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“The process of building new homes is full of uncertainty and unexpected obstacles. Regulatory barriers make it riskier, longer and more expensive, which has consequences for housing affordability.” (Jenny Schuetz)

Listening to: Russ Roberts and Jenny Schuetz discuss land regulation, the housing market, affordable housing and land cartels (EConTalk, 30 March 2020).

Shared Article from Econlib

Jenny Schuetz on Land Regulation and the Housing Market - Econli…

Jenny Schuetz of the Brookings Institution talks with EconTalk host Russ Roberts about zoning, boarding houses, real estate development, and the housi…


Some roughly stated, sloganeering lessons you might take from the conversation. Or at least that I took. (Where I’m not quoting, these are in my own words, not Schuetz’s or Roberts’s.)

  • Schuetz argues that The process of building new homes is full of uncertainty and unexpected obstacles. Regulatory barriers make it riskier, longer and more expensive, which has consequences for housing affordability.
  • Unaffordable housing markets, gentrification and displacement are the result of a spiraling cost crisis in urban housing, and the cost crisis is the result of a suffocating crisis of supply in urban housing, especially in medium density in-fill building.
  • A lot of the crisis of supply can be explained by explicit legal or bureaucratic barriers to entry, which burn out the supply of a large Missing Bottom and Missing Middle of affordable homes. **The Missing Bottom would be boarding houses and rented rooms, SRO flop hotels, and other entry-level means of Scratching By in the housing market. The Missing Middle would be duplexes and triplexes, row-houses, big old houses subdivided and refitted into smaller attached dwellings, and other ways of building for higher density within neighborhoods currently reserved exclusively for single-family detached housing.
  • A lot more of the crisis of supply can be explained by the Fog of Regulation — where there aren’t explicit prohibitions spelled out ahead of time, in nearly every city there is a constant time-consuming and bewildering gauntlet to run with multiple regulatory bodies with overlapping jurisdictions and tremendous discretionary power to advance, delay, modify or veto new building and expansion of existing buildings.
  • Many housing market regulations attempt to solve the problem of housing costs by attempting to directly control costs, without addressing the underlying problem of in-fill building or housing supply. This approach may seem logical and direct in the short-term, but addressing the symptoms (high costs) rather than the root causes (choked-off supply and deformed market structures) has profoundly damaging long-term effects. These often including the perverse unintended consequence of driving up overall housing costs for every generation after the immediate recipients of the initial benefits.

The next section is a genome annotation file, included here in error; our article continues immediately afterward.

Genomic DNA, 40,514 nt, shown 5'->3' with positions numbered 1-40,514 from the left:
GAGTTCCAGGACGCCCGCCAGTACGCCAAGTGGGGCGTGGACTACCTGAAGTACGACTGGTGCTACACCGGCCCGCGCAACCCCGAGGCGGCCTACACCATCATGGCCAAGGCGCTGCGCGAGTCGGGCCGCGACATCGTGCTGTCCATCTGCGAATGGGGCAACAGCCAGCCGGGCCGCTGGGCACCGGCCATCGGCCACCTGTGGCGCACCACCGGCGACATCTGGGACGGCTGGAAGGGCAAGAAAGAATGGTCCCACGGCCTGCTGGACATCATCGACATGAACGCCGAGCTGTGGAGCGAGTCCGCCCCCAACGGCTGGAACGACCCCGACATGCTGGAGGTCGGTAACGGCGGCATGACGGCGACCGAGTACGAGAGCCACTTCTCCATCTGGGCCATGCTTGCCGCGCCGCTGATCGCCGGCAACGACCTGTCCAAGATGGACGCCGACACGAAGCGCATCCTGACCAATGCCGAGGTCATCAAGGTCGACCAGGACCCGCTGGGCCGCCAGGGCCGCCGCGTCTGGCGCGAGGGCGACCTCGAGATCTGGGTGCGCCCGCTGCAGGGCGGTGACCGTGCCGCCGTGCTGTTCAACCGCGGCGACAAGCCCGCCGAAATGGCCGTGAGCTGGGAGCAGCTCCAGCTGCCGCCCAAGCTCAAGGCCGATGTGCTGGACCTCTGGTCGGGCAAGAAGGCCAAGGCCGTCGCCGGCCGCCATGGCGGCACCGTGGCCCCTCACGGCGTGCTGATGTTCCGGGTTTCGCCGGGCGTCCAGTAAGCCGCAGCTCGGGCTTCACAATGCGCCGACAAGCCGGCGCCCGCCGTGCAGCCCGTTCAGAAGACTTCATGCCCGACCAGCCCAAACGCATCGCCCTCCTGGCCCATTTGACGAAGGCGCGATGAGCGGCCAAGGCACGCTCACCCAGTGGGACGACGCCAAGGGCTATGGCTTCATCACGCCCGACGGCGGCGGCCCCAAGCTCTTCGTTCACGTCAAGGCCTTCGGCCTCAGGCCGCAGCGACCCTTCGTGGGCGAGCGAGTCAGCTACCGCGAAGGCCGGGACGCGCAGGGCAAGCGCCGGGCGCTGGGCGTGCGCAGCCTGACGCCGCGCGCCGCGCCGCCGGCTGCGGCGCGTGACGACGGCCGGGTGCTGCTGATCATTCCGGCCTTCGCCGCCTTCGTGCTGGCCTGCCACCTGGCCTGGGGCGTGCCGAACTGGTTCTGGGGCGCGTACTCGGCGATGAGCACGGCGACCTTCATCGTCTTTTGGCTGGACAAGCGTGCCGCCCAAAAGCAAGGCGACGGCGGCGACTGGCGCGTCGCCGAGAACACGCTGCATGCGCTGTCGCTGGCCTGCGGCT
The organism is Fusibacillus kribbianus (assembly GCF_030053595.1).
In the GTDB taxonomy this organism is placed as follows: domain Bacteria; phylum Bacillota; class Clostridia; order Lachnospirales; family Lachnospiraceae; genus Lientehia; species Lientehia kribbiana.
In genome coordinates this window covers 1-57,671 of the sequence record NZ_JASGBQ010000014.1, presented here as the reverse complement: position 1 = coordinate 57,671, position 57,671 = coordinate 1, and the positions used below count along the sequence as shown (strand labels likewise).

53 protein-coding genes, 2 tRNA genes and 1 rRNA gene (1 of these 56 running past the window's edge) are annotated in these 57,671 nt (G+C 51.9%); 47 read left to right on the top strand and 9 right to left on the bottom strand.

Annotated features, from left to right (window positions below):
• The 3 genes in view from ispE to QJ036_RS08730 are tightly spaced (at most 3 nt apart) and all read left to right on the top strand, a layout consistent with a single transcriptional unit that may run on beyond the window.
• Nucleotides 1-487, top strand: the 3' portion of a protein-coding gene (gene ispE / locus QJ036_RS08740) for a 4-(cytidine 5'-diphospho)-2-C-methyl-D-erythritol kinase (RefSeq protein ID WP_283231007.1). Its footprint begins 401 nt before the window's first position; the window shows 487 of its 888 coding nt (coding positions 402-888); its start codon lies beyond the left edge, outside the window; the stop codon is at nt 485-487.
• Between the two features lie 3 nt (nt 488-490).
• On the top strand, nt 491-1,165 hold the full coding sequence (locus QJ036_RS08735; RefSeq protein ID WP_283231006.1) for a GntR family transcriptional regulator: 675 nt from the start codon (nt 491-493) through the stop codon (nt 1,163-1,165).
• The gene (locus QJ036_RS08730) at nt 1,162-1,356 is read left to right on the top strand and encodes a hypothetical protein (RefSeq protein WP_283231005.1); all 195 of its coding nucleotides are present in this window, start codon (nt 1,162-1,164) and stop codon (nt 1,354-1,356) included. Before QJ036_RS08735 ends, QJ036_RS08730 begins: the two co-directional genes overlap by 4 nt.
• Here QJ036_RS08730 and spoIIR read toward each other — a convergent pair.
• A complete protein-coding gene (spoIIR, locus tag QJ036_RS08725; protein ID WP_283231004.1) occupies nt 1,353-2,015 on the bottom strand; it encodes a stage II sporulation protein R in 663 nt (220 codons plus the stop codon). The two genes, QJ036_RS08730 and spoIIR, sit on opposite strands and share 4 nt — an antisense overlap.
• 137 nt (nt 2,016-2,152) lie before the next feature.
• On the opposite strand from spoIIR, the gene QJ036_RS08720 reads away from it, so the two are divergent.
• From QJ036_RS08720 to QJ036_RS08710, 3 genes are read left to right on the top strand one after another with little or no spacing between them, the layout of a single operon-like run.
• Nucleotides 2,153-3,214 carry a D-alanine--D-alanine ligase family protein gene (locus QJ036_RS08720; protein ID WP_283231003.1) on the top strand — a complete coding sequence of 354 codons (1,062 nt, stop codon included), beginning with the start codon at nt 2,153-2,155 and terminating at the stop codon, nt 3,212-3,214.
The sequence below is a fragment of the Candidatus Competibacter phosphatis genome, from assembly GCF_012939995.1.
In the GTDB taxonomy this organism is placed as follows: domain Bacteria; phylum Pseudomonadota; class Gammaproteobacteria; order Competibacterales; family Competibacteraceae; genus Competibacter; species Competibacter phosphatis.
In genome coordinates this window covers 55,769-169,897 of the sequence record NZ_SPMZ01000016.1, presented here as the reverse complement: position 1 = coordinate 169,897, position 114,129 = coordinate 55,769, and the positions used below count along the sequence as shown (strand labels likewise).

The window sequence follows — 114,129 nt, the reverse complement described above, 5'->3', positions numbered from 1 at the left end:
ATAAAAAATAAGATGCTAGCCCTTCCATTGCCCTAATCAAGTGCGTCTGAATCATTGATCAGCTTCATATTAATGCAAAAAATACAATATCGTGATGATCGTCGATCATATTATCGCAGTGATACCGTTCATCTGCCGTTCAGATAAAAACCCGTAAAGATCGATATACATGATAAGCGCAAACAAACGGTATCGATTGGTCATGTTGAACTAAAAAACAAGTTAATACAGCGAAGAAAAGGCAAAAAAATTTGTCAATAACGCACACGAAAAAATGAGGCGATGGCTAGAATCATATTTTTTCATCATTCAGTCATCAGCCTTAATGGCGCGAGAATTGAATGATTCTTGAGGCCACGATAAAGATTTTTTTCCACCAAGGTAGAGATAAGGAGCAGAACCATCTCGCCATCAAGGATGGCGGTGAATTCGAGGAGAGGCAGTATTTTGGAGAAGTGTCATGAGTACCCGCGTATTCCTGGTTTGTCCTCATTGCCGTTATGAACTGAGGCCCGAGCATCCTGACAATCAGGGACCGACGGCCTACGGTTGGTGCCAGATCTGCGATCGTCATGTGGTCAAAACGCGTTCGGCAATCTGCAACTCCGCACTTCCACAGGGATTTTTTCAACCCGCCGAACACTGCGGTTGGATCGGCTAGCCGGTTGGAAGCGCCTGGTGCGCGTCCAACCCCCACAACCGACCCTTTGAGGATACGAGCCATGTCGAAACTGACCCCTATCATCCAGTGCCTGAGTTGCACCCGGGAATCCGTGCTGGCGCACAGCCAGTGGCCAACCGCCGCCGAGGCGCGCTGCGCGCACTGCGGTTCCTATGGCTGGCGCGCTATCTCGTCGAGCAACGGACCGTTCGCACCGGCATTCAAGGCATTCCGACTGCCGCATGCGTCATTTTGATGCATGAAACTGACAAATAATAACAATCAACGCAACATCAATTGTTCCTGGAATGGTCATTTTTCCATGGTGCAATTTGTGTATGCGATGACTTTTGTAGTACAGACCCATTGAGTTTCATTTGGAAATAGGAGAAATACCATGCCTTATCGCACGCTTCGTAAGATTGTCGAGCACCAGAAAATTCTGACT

From the conversation, on industry structure and the effects of time lags imposed by the paperwork chase involved in going through multiple authorities and multiple regulatory committees:

Jenny Schuetz: The time makes it really difficult for developers to get their product on the market when it needs to be available. So, in an ideal universe, a developer would start building a couple of years before they anticipate the market really needing more units. By the time the units are finished and ready, they can rent them up and fill them and they don’t sit vacant for awhile.

One of the things that we learned in the Great Recession, many of these big projects are taking a decade or longer. So, people started working on projects in the late 1990s, early 2000s, and those projects finished just as we hit the Great Recession, and then buildings just sat empty. Had they finished four years earlier, they could have at least gotten people in there. Even if they took a hit on the price, they would at least have bodies moving into the new buildings. ? Russ Roberts: But, there’s also just the forgone rent–fhe fact you’re not earning anything over this period. All that money that’s being spent without any return, the longer that goes–so, let’s say you spent, you could spend it all up front to make it simple: you just had to pay a big fee and it would cover your architect and your lawyers and your surveyors and whatever else was needed, and then of course, the raw materials, but you can’t build for two years. Well, now let’s say but you can’t build for five. You can’t build for 10. Every extension of that downtime where nothing is coming in, only stuff is going out, is stuff that you need to be compensated for in the–and the marketplace will compensate you for that because otherwise you’re losing money.

Jenny Schuetz: That’s right. I mean, this is a risky business because the developers essentially have to front a lot of this. They take on loans once you get to, say, the construction stage, so you can get a from a bank to do the actual building; but banks don’t like to lend for, sort of, the development process, the approvals–